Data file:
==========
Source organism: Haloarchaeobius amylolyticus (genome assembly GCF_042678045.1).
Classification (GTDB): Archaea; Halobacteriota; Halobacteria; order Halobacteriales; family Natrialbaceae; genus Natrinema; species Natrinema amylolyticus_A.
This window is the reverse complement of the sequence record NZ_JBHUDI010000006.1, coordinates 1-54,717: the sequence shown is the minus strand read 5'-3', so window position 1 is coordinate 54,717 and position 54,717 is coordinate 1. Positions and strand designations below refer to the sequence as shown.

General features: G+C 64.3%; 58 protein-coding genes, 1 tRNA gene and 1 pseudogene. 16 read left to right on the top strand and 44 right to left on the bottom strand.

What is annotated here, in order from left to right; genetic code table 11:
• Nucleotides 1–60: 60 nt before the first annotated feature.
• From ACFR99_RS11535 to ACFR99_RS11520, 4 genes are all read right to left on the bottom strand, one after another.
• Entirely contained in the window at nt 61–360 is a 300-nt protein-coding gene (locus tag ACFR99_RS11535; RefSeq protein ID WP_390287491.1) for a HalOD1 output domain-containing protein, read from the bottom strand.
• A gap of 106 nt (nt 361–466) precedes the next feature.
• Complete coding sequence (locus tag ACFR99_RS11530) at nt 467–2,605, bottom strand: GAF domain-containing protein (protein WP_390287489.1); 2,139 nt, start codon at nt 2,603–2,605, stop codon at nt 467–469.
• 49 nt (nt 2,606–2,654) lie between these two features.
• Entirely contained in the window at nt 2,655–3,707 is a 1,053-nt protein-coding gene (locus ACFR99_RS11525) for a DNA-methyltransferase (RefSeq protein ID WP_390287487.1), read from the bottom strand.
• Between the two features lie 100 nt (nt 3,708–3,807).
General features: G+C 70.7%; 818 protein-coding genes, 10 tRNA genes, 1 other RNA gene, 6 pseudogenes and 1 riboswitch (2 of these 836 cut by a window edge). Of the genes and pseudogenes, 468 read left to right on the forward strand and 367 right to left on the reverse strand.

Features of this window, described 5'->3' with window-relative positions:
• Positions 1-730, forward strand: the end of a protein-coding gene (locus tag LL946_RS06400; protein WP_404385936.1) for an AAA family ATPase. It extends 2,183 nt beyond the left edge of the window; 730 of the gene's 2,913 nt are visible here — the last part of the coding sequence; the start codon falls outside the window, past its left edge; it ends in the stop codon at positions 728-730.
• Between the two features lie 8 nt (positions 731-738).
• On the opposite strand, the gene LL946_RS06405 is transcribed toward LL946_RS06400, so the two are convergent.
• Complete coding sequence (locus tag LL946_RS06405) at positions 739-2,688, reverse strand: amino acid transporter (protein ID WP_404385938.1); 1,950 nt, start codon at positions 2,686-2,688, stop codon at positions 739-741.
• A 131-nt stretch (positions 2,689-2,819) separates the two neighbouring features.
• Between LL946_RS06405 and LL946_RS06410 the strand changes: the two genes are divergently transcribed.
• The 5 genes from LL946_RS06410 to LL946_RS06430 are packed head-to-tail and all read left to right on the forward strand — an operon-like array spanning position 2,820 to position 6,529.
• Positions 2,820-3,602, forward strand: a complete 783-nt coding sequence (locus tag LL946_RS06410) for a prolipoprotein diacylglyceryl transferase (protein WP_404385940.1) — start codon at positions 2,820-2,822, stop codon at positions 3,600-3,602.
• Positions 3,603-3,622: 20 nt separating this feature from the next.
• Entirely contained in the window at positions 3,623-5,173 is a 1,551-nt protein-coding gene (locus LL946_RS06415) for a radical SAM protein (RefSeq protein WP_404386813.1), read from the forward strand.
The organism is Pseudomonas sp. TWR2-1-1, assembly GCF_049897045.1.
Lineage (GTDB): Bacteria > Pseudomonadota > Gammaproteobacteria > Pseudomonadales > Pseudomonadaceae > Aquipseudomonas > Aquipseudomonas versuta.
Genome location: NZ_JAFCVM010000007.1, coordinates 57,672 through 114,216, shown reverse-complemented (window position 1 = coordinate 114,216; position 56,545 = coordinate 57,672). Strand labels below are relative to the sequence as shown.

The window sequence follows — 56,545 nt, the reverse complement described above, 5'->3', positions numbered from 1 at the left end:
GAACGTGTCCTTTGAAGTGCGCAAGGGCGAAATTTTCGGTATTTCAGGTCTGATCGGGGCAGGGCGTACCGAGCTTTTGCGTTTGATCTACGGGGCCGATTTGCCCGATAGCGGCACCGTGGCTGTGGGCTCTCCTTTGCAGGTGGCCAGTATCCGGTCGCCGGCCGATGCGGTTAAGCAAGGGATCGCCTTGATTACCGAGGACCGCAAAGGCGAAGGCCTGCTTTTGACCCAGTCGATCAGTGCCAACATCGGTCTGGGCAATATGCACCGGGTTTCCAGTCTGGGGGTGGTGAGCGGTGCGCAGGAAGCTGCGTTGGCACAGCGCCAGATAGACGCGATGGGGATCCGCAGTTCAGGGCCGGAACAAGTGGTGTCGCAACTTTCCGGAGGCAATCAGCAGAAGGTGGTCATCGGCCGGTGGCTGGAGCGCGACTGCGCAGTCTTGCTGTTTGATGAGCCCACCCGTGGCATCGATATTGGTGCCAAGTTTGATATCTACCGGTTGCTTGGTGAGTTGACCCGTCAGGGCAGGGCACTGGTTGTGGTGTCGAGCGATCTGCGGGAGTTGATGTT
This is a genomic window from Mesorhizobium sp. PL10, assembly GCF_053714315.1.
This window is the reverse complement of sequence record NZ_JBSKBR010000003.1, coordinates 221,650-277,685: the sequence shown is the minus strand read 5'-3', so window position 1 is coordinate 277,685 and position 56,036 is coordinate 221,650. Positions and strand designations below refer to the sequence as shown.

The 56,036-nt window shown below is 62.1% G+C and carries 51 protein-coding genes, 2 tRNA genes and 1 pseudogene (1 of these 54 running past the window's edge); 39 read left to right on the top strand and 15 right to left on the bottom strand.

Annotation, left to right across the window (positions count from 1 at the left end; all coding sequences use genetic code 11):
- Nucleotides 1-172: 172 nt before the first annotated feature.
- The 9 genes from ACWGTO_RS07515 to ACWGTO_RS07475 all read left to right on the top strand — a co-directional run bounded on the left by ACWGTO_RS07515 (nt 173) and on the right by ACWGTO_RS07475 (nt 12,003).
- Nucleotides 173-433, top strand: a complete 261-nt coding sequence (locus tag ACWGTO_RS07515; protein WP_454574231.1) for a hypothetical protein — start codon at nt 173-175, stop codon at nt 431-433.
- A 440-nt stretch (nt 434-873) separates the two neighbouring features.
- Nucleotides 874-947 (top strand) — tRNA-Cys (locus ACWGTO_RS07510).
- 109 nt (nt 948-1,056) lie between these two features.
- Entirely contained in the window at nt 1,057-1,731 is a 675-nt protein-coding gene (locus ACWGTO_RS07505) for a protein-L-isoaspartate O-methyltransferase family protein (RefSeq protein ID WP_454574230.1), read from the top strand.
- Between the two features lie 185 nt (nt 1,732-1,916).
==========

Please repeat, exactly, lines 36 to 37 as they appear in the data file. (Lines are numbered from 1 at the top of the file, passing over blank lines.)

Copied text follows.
- The 9 genes from ACWGTO_RS07515 to ACWGTO_RS07475 all read left to right on the top strand — a co-directional run bounded on the left by ACWGTO_RS07515 (nt 173) and on the right by ACWGTO_RS07475 (nt 12,003).
- Nucleotides 173-433, top strand: a complete 261-nt coding sequence (locus tag ACWGTO_RS07515; protein WP_454574231.1) for a hypothetical protein — start codon at nt 173-175, stop codon at nt 431-433.